Yeats supports his works with a long quotation from Swedenborg: whoever, says, Swedenborg, cannot distinguish between the exterior and interior faculties of man “cannot be acquainted with the difference between the spiritual world and the natural, or betwween the spirit of man and his body.”Because the materialist sees “continuous”where he should see “discrete", this distinction, th efirst essential to the udnerstanding both of Blake and Yeats, eludes his comprehension. (pp.111-12.)

[On Urizon, Los, Luvah, and Tharmas (reason, intuition, feeling, and sensation):] The Four [Zoas] are sometimes called the “four faces” of Albion (the collective being of the Englsh nation). Blake also describes them as rulers of th efour directions of inner space, and as “unverses” or “suns” “They are the Four Zoas in that stood around the Throne Divine” whch are, Blake says, “in every man.”

 Blake described several mandala structures but drew only [113] one, an exeemley important one in this context; it occurs in the poem Milton and depicts the four “universes” or Zoas as spheres touching one another and intersected by an egg-shaped structure which occupies the central space, the “mundane shell” or world-egg. (113-14.)

Four Universes round the Mundane Egg remain Chaotic, / One to the North, named Urthona: One to the South, named Urizen: / One to the East, named Luvah: One to the West, named Tharmas: / They are the four Zoas that stood around the Throne Divine. [M. 19, K 500] (114).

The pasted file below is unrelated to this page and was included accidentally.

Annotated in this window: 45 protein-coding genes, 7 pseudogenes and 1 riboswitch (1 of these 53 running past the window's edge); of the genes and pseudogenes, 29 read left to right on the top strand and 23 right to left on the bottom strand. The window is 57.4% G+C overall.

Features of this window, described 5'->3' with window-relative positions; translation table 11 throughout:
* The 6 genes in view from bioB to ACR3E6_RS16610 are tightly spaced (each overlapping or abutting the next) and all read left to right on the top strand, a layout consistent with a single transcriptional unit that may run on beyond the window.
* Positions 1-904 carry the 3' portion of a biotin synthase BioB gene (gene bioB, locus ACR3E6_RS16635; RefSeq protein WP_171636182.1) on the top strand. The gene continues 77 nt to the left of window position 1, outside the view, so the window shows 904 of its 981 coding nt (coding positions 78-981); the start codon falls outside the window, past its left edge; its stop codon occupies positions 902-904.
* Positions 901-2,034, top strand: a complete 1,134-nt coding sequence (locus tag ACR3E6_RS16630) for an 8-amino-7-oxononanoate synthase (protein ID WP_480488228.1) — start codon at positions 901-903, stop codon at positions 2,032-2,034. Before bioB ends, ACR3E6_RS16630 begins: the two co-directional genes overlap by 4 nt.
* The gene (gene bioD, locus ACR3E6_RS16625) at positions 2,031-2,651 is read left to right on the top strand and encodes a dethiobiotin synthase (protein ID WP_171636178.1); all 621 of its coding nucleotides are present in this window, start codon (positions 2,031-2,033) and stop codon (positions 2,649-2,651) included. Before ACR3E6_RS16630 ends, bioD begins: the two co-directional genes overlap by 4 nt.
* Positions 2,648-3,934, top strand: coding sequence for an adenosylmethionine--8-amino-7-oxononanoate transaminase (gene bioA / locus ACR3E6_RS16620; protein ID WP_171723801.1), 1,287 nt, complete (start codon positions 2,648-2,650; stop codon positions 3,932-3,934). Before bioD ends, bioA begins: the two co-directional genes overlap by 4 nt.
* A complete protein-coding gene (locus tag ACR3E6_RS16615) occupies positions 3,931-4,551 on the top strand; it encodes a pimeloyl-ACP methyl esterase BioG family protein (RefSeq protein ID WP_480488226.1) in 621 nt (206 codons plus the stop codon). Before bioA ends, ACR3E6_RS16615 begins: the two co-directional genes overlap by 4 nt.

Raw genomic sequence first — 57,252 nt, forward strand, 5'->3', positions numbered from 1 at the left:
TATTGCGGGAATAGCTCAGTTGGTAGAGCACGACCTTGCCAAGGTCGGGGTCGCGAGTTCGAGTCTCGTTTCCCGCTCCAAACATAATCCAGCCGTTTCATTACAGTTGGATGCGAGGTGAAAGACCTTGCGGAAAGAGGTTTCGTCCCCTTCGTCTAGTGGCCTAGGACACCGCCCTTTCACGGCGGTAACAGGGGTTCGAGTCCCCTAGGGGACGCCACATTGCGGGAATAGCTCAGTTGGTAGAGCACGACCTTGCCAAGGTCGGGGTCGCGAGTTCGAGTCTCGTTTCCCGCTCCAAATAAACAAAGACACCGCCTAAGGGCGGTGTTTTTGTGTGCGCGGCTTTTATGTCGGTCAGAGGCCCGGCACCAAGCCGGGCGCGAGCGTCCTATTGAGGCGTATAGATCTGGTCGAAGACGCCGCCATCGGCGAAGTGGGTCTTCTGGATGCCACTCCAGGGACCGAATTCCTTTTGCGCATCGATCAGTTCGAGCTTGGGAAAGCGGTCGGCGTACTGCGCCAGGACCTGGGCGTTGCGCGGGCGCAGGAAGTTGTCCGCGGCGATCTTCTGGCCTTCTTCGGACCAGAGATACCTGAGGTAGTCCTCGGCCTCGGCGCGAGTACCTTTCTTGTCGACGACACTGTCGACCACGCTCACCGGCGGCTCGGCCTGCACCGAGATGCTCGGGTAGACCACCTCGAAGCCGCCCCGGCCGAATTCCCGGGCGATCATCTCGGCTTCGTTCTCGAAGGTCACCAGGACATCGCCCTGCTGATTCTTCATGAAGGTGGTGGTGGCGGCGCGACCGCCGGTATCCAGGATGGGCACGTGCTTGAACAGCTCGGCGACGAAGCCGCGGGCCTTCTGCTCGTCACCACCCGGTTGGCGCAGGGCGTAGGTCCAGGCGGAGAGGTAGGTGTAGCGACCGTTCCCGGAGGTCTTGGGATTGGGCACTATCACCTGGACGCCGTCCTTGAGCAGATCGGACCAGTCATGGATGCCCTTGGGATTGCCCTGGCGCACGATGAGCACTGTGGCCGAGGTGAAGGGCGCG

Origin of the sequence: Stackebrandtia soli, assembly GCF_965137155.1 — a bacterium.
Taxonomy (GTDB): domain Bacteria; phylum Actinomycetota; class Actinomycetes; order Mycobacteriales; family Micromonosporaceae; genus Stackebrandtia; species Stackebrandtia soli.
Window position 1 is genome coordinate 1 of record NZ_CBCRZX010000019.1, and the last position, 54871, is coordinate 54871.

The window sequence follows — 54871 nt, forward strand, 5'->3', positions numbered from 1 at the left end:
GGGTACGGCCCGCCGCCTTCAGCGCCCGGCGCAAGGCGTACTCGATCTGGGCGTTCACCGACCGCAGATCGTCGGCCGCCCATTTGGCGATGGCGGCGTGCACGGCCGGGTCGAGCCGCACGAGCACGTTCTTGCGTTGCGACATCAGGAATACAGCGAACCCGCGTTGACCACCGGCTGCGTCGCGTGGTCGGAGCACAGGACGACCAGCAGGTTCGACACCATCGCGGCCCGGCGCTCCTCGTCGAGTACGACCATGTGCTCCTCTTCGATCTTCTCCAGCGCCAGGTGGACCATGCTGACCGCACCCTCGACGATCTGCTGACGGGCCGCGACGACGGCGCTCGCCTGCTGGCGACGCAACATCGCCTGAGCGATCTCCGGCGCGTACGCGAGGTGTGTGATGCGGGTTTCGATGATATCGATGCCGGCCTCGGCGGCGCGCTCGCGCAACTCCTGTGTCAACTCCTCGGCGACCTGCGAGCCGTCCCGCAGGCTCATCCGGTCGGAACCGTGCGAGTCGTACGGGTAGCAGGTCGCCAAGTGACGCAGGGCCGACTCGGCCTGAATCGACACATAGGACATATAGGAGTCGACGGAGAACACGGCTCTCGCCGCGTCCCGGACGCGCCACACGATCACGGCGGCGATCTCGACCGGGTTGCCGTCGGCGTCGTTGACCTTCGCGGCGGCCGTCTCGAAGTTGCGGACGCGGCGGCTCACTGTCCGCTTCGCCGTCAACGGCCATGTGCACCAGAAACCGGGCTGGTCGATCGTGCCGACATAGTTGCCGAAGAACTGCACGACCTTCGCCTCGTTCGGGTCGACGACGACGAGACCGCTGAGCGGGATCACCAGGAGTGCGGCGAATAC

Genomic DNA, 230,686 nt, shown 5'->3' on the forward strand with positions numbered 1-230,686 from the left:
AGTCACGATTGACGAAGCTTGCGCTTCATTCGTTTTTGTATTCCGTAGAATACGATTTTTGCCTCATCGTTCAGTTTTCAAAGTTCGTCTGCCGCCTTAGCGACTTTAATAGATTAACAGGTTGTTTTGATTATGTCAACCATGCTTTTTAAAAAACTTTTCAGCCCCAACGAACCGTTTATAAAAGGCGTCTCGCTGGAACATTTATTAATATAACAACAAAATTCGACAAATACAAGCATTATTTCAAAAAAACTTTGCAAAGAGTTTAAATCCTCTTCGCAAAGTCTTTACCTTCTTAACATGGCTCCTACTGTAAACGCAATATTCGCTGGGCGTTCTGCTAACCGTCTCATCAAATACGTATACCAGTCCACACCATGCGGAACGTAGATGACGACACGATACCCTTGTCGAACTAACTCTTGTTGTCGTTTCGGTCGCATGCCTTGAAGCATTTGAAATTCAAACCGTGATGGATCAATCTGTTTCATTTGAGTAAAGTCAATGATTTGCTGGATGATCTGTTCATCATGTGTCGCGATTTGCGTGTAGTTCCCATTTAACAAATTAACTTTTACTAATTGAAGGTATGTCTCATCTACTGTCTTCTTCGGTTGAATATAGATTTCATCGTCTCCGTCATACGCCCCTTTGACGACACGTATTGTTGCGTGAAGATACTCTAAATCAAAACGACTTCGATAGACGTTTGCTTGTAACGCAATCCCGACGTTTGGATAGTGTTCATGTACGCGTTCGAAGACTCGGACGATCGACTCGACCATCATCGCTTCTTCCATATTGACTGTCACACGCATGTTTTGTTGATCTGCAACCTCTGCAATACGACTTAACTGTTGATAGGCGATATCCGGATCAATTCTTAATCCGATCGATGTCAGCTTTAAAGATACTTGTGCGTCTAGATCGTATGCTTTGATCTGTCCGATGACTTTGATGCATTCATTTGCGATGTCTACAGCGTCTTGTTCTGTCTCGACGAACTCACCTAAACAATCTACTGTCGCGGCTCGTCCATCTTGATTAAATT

[...]Y eats combines Plato with Boehme when he writes that the Holy Spirit “wakes into being the numberless thought-forms in the great mirror”:

"God looking into this mirror, ceases to be mere will, beholds Himself as the Son, His love for His own unity, His self-consciousness, and enters on that eternal meditatoin about Himself which is called the Holy Spirit. [EY, 1, 247.] (Raine, 118.)

[..] Blake’s Zoas become not so much universes as polarised fields of mutual attraction and repulsion, anticipating Yeats’s own quaternity, in A Vision, of paired opposites: Will (Blake’s Luvah) and Mask (Blake’s Tharmas) - feeling and its object - Creative Mind (Urizen) and Body of Fate (Los) - thought and its object. The emphasis with Yeats is on the polarity of the pairs, and is already foreshadowed in the Blake commentary:

The Will looks into a painted picture. The Creative Mind looks into a photograph, but both look into something which is the [Raine, 120] opposite of themselves. The picture is that which is chosen, while the photograph is heterogeneous. the photograph is fated, because by fate is understood that which comes from without, whereas Mask is predesined, Destiny being that whcih comes to us from within. [AV, I, 15.]

Yeats’s Mask corresponds to Blake’s tharmas, called the “demon of the waters” [...] (121) diagram from AV, 1925, 13.